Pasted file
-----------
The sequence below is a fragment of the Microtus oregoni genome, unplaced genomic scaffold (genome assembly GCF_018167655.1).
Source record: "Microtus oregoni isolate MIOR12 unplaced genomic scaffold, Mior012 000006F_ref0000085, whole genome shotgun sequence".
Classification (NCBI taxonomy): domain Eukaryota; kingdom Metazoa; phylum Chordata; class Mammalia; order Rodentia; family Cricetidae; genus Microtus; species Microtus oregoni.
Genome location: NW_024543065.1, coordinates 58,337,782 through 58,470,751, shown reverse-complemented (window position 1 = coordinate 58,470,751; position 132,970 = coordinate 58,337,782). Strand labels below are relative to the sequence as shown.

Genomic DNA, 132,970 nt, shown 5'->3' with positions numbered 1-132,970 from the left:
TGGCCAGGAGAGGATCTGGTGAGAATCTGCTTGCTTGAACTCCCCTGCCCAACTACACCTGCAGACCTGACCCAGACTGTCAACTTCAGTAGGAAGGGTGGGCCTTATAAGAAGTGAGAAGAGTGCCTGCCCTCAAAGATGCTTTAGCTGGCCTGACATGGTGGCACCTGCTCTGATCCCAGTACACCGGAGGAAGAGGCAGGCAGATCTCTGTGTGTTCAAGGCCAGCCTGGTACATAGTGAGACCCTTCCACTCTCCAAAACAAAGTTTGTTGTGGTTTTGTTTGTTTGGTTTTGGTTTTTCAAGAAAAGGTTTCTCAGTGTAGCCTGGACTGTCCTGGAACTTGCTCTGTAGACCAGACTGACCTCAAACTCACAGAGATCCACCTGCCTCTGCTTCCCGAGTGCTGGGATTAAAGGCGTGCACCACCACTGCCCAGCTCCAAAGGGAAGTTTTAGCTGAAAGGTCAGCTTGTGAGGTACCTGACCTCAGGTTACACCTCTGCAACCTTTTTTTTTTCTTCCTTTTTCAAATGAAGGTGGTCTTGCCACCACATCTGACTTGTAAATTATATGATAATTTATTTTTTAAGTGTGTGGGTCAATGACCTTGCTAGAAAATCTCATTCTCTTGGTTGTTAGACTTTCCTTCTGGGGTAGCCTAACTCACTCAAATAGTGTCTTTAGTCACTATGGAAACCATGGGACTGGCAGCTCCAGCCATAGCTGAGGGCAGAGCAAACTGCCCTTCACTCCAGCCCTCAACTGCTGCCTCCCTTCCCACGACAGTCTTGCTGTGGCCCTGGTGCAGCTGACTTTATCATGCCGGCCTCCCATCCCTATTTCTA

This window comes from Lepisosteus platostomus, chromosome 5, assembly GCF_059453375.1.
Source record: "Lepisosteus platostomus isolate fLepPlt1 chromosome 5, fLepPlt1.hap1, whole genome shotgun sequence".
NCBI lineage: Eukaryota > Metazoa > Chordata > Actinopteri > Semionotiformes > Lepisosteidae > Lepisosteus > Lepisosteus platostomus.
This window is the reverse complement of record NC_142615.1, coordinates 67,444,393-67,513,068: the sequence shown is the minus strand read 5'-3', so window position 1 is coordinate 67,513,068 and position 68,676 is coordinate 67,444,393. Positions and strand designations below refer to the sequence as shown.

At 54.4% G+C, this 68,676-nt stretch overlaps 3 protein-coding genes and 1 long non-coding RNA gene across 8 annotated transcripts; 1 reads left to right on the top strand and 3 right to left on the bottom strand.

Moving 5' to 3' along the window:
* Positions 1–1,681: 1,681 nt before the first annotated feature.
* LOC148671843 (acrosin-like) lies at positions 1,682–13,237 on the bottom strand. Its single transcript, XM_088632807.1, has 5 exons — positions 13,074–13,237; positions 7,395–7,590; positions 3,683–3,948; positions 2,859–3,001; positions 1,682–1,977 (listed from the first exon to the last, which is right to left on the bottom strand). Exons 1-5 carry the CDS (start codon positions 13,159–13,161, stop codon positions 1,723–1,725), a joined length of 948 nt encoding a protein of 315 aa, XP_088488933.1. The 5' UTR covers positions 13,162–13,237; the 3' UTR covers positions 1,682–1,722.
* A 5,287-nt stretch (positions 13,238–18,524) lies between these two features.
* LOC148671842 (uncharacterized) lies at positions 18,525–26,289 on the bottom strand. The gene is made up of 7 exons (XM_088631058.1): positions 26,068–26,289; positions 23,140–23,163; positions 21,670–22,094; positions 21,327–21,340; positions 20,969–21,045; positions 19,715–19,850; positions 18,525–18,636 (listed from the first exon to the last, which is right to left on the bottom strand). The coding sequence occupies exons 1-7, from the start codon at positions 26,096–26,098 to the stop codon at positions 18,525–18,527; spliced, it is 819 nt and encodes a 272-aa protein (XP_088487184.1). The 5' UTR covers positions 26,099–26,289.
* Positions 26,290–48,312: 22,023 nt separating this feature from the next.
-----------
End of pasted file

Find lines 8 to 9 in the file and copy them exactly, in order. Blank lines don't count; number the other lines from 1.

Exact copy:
Source record: "Lepisosteus platostomus isolate fLepPlt1 chromosome 5, fLepPlt1.hap1, whole genome shotgun sequence".
NCBI lineage: Eukaryota > Metazoa > Chordata > Actinopteri > Semionotiformes > Lepisosteidae > Lepisosteus > Lepisosteus platostomus.